A prominent New York state senator told a Saratoga Springs, New York audience on Tuesday that the state’s failure to pass a sports betting bill this year wasn’t for lack of attention.
“Going back to December, we were trying to understand what was coming,” said state Sen. John Bonacic at the Saratoga Institute on Equine, Racing & Gaming Law Conference. “We had public hearings, we brought in [representatives of] casinos, racinos, from OTBs, from pro sports teams. And we talked and we talked, and we listened and we listened to their concerns.
“I found that the governor [Andrew Cuomo] really was passive, and the Assembly was always soft on gambling — for moral issues, call it what you will. I believe that gambling is a business — and if we’re going to do it, do it right. Maximize what revenues you can for the state, and other states will eat our lunch if we don’t do it.”
That’s certainly the intent of New Jersey, which not only has the Meadowlands Racetrack fewer than 10 miles from Manhattan, but also — as of Monday — online sports betting via DraftKings, with many more online options to follow in the coming weeks.
Bonacic — a 76-year-old Republican who has announced he will not seek re-election in November — said that he “had the votes” in the state Senate, but he held the bill until he was convinced the votes also were there in the state Assembly. Cuomo wound up “raining on the whole thing,” Bonacic said, “by saying, ‘We’re too busy, let’s wait ’til next year.’”
Democratic Assemblyman Gary Pretlow, a participant on a later panel, said he had plenty of votes — 65 Democrats and 40 Republicans — but he was told that there had to be 76 Democratic sponsors of the bill per recent state legislative tradition.
The New York Legislature is not expected to take up the issue until next spring, at the earliest, so New Jersey gets a full college football and NFL season, and likely has NCAA March Madness, to itself as well.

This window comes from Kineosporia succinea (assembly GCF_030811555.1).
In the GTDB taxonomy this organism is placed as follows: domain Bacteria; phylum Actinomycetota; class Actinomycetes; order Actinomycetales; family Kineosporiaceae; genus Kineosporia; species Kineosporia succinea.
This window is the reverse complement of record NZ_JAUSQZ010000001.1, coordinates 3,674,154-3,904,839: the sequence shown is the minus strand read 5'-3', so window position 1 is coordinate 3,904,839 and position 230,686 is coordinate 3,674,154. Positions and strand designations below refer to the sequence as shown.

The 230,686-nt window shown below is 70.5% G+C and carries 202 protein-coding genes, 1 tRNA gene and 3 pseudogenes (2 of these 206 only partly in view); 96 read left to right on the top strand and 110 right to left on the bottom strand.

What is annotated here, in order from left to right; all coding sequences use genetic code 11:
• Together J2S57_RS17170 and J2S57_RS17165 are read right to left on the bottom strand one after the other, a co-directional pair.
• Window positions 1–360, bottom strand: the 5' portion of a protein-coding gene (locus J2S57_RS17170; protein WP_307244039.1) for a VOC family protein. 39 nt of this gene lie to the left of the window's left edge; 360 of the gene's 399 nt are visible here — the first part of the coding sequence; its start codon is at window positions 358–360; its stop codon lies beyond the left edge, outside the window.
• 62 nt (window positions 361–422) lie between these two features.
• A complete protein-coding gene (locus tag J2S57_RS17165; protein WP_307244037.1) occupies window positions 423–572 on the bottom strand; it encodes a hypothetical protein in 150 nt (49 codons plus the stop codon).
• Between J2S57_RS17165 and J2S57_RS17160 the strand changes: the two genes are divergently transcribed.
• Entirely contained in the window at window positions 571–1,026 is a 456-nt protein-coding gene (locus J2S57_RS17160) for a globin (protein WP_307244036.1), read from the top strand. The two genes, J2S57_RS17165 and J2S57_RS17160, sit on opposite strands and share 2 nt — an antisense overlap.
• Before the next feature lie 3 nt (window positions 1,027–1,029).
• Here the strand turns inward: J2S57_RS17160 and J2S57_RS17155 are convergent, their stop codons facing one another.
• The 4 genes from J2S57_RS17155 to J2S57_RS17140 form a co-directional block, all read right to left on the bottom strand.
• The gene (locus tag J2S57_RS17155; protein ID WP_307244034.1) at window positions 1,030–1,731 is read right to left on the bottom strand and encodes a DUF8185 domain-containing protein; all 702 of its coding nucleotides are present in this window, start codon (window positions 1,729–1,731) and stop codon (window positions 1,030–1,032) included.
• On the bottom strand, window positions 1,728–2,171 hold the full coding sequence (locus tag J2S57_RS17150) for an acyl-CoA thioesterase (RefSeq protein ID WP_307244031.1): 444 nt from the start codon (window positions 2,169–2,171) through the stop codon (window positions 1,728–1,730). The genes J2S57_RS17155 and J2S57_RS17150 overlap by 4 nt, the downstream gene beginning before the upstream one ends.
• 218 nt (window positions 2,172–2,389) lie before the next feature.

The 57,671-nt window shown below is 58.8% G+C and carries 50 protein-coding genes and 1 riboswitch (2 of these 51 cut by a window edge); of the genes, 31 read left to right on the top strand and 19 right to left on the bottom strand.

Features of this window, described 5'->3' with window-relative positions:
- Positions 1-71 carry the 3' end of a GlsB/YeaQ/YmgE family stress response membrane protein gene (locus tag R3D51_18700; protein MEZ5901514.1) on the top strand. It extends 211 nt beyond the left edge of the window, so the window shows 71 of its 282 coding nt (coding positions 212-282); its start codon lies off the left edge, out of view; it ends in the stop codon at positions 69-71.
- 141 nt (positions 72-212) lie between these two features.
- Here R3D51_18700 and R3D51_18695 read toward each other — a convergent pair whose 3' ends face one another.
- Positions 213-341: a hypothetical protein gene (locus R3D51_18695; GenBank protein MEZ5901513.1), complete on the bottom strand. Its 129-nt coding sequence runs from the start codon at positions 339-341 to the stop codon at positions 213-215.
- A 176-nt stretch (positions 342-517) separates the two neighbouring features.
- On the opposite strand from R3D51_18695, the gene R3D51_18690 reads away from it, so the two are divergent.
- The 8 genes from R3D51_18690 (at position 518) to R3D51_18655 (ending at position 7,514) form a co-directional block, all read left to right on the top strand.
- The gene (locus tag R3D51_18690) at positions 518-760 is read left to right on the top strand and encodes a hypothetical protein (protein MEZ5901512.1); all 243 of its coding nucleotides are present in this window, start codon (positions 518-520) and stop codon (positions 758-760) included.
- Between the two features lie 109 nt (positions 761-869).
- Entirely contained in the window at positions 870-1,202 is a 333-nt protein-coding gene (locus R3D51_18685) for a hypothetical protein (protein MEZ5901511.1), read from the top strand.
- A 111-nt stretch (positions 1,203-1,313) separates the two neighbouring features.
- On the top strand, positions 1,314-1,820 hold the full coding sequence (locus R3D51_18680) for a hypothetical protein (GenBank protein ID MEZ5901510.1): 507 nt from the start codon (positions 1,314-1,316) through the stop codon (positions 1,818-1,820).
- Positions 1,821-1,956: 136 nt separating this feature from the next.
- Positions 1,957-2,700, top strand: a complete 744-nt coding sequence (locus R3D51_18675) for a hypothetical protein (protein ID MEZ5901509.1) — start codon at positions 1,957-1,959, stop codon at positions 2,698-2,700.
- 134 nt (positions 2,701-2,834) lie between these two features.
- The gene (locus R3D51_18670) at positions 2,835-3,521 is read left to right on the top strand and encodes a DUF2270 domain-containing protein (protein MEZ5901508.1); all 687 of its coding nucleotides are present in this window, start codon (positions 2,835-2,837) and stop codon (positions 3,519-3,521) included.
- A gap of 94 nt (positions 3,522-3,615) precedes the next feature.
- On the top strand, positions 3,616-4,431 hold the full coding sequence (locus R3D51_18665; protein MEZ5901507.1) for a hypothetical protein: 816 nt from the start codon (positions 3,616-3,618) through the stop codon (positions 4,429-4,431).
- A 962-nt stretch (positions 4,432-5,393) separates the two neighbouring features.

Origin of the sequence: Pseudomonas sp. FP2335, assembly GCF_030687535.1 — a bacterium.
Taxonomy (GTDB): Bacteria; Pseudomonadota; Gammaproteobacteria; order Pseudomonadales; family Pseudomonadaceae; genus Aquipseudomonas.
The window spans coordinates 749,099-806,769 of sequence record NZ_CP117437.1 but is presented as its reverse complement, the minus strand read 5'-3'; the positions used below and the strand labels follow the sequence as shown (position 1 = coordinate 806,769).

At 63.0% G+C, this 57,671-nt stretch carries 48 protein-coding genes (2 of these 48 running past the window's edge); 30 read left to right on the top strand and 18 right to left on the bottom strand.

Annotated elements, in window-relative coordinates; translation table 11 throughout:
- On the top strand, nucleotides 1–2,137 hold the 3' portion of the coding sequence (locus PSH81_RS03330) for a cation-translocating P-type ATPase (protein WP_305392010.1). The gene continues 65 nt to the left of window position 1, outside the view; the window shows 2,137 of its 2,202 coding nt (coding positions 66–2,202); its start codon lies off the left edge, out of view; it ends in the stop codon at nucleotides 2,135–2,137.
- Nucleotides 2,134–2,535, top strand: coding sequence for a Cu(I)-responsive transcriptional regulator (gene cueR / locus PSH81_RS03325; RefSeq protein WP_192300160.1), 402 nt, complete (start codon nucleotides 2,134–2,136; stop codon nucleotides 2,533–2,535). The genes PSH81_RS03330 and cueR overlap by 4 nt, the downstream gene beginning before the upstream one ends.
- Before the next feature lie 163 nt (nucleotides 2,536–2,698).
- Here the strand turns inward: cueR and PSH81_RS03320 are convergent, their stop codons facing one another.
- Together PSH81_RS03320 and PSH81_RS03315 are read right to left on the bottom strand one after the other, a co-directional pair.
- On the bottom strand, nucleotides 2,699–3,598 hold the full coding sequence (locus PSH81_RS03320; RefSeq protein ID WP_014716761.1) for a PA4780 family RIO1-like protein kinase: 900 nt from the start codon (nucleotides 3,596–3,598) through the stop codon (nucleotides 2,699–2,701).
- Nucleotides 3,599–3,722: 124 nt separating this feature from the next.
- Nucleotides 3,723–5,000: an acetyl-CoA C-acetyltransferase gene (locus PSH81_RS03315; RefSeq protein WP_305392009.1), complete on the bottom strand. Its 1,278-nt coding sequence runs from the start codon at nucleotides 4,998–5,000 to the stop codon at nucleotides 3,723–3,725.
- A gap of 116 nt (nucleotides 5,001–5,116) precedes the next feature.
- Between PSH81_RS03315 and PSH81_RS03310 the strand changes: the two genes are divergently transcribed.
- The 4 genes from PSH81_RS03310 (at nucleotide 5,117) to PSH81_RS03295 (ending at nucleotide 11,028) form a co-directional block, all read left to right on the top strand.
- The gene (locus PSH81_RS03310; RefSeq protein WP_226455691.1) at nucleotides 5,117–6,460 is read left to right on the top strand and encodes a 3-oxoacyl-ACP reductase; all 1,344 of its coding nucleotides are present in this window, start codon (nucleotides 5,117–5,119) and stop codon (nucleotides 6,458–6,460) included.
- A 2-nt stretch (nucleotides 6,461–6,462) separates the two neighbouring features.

Four new upstate New York casinos — the southernmost one is in the Catskills region — are permitted to offer sports betting at whatever point the state’s gaming regulators set out guidelines. That could happen later this year, but Bonacic said he believes that online sports betting would be far more lucrative.
Daniel Wallach, a prominent Fort Lauderdale-based sports law attorney, pressed a nerve in the gaming world when he said that the NBA was entitled to its proposed 0.25 percent “royalty fee” — a fresh term used earlier by NBA executive Dan Spillane to replace the much-ridiculed “integrity fee” concept — on a casino’s sports betting handle.
Wallach later told USBets that he misspoke when he used the phrase “conspiracy of silence” — intending, he said, to focus on what he sees as a “one-sided conversation” by much of the gambling media favoring the casino side of the debate.
Bonacic sided with Wallach, though he said his sports betting bill would have sent 0.20 percent of the handle to the sports leagues. Spillane said the fee would “pay for itself” from increased handle due to higher consumer confidence in the integrity of the games.
Bonacic said that the leagues and casinos ultimately will figure it out.